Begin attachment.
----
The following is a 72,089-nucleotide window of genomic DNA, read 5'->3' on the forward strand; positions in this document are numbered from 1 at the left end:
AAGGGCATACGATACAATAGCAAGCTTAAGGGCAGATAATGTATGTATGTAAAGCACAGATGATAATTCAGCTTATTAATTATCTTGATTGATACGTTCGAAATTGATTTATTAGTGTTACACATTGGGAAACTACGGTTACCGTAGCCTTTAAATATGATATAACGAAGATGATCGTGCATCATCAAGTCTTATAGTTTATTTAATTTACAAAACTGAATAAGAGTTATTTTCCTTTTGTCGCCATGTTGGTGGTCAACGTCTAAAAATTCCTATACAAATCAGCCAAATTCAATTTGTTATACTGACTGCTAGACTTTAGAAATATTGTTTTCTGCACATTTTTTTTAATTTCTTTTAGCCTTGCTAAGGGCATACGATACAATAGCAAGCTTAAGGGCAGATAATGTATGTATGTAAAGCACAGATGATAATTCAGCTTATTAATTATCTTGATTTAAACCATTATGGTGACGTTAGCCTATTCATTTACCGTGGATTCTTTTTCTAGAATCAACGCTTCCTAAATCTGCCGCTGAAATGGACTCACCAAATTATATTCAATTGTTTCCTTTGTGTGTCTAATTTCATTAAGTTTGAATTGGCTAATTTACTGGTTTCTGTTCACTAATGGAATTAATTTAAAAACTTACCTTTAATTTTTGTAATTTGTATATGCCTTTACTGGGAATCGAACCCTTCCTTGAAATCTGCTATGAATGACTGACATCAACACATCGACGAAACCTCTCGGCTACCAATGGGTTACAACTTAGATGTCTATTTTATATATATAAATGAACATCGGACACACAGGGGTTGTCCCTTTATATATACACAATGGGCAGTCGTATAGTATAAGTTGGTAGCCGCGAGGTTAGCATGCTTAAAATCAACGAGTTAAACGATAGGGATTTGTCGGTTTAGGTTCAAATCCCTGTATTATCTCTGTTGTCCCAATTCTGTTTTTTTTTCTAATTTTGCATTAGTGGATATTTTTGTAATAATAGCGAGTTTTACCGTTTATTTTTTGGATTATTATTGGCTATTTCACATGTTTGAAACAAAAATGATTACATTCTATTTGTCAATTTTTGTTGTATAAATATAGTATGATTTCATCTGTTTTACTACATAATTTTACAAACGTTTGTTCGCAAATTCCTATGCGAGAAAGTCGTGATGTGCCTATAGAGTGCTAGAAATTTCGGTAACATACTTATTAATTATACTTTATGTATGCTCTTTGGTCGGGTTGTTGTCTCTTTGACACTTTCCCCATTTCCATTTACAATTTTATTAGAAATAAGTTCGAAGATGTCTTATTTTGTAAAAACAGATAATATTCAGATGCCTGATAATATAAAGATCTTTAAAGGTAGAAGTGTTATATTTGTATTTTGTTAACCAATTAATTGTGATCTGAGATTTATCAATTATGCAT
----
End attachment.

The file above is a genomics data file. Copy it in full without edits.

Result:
The following is a 72,089-nucleotide window of genomic DNA, read 5'->3' on the forward strand; positions in this document are numbered from 1 at the left end:
AAGGGCATACGATACAATAGCAAGCTTAAGGGCAGATAATGTATGTATGTAAAGCACAGATGATAATTCAGCTTATTAATTATCTTGATTGATACGTTCGAAATTGATTTATTAGTGTTACACATTGGGAAACTACGGTTACCGTAGCCTTTAAATATGATATAACGAAGATGATCGTGCATCATCAAGTCTTATAGTTTATTTAATTTACAAAACTGAATAAGAGTTATTTTCCTTTTGTCGCCATGTTGGTGGTCAACGTCTAAAAATTCCTATACAAATCAGCCAAATTCAATTTGTTATACTGACTGCTAGACTTTAGAAATATTGTTTTCTGCACATTTTTTTTAATTTCTTTTAGCCTTGCTAAGGGCATACGATACAATAGCAAGCTTAAGGGCAGATAATGTATGTATGTAAAGCACAGATGATAATTCAGCTTATTAATTATCTTGATTTAAACCATTATGGTGACGTTAGCCTATTCATTTACCGTGGATTCTTTTTCTAGAATCAACGCTTCCTAAATCTGCCGCTGAAATGGACTCACCAAATTATATTCAATTGTTTCCTTTGTGTGTCTAATTTCATTAAGTTTGAATTGGCTAATTTACTGGTTTCTGTTCACTAATGGAATTAATTTAAAAACTTACCTTTAATTTTTGTAATTTGTATATGCCTTTACTGGGAATCGAACCCTTCCTTGAAATCTGCTATGAATGACTGACATCAACACATCGACGAAACCTCTCGGCTACCAATGGGTTACAACTTAGATGTCTATTTTATATATATAAATGAACATCGGACACACAGGGGTTGTCCCTTTATATATACACAATGGGCAGTCGTATAGTATAAGTTGGTAGCCGCGAGGTTAGCATGCTTAAAATCAACGAGTTAAACGATAGGGATTTGTCGGTTTAGGTTCAAATCCCTGTATTATCTCTGTTGTCCCAATTCTGTTTTTTTTTCTAATTTTGCATTAGTGGATATTTTTGTAATAATAGCGAGTTTTACCGTTTATTTTTTGGATTATTATTGGCTATTTCACATGTTTGAAACAAAAATGATTACATTCTATTTGTCAATTTTTGTTGTATAAATATAGTATGATTTCATCTGTTTTACTACATAATTTTACAAACGTTTGTTCGCAAATTCCTATGCGAGAAAGTCGTGATGTGCCTATAGAGTGCTAGAAATTTCGGTAACATACTTATTAATTATACTTTATGTATGCTCTTTGGTCGGGTTGTTGTCTCTTTGACACTTTCCCCATTTCCATTTACAATTTTATTAGAAATAAGTTCGAAGATGTCTTATTTTGTAAAAACAGATAATATTCAGATGCCTGATAATATAAAGATCTTTAAAGGTAGAAGTGTTATATTTGTATTTTGTTAACCAATTAATTGTGATCTGAGATTTATCAATTATGCAT